Although U.S. District Court Judge Susan Bolton on Wednesday threw out some of the more controversial parts of SB 1070, temporarily blunting the new law’s impact, hundreds of demonstrators gathered at dawn to protest. They marched from the state Capitol and held a prayer vigil before moving on to the federal courthouse, where police in riot gear waited.
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A protester shouts at a riot policeman before being arrested at a demonstration
A few hours later, demonstrators blocked downtown streets as they chanted, “Hey ho, hey ho, SB 1070 has got to go.” They also converged on the office of controversial Maricopa County Sheriff Joe Arpaio, yelling, “Sheriff Joe, we are here, we will not live in fear.”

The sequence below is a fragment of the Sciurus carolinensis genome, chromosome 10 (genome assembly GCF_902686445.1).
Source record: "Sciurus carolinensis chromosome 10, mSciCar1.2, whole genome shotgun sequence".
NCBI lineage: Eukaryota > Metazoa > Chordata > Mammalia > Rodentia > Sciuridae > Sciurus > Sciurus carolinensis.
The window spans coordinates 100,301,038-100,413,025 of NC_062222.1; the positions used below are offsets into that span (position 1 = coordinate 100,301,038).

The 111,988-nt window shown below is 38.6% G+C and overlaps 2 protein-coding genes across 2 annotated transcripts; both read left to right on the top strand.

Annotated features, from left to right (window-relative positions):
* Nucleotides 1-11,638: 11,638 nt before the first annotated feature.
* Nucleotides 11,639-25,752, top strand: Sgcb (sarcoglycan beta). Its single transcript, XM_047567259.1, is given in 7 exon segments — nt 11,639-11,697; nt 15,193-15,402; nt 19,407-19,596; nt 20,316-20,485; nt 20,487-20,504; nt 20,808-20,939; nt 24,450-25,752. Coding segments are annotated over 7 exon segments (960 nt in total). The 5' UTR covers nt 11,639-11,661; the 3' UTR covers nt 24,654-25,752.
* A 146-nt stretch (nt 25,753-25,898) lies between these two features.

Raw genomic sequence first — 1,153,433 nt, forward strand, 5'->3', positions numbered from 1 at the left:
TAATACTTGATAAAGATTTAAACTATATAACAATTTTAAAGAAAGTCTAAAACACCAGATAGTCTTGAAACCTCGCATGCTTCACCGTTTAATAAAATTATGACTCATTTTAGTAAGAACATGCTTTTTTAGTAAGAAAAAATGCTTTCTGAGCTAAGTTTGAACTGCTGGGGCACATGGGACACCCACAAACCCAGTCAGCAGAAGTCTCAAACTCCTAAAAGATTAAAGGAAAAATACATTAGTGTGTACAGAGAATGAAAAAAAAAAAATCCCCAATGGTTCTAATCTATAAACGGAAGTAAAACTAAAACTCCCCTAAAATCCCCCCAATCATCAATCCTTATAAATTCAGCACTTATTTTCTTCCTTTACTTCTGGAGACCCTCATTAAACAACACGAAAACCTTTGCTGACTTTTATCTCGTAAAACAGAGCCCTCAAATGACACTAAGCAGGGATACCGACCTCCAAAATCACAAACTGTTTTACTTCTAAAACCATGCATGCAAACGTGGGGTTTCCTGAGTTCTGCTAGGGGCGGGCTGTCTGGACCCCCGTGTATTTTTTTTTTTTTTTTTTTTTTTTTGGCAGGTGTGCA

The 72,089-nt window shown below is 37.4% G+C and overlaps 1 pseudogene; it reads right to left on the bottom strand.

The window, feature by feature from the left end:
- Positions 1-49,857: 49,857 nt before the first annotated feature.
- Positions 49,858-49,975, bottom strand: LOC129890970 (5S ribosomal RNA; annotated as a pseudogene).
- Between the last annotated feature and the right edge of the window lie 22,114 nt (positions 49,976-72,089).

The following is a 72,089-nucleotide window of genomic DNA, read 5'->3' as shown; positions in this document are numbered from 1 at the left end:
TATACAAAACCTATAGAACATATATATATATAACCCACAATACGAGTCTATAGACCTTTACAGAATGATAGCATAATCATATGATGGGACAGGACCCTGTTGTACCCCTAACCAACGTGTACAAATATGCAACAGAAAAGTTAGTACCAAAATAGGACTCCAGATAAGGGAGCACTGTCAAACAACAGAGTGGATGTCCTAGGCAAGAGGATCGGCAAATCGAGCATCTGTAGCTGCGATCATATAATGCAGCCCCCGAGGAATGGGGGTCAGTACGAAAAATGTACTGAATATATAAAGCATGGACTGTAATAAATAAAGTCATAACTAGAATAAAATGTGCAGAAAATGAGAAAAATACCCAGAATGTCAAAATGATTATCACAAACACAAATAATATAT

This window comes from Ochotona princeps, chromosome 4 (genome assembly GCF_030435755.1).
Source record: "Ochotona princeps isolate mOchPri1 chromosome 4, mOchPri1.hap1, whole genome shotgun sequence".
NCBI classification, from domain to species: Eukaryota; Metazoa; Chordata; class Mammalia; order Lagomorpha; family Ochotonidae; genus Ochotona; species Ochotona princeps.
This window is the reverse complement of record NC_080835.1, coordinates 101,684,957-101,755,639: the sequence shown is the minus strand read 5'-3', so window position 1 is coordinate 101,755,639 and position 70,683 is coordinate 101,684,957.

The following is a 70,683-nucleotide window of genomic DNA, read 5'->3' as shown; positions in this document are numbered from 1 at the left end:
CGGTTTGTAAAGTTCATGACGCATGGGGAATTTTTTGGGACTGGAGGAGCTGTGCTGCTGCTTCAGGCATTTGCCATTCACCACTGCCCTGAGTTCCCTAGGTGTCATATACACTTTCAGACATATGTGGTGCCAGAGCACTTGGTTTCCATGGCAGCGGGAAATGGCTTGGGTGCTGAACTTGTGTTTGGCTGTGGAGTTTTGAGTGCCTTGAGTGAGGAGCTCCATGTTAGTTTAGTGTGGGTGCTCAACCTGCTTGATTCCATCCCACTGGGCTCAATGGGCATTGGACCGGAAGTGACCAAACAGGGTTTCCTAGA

Three people were arrested at the courthouse. At least eight protesters who approached a police line were taken into custody, as were two dozen others who sat down in the middle of a street and blocked traffic.
In Tucson, traffic on I-19 was briefly snarled after protesters threw tires, paint buckets and glass onto the roadway. One person was arrested.
Rep. Raul Grijalva, an Arizona Democrat and outspoken opponent of the law, closed his Yuma office after staff discovered a window shattered by a bullet.
But in Santa Cruz County along the border with Mexico, Sheriff Tony Estrada said Thursday was just another day. “Business as usual. No problems. It would have been different if I had to be enforcing that 1070,” said Estradam
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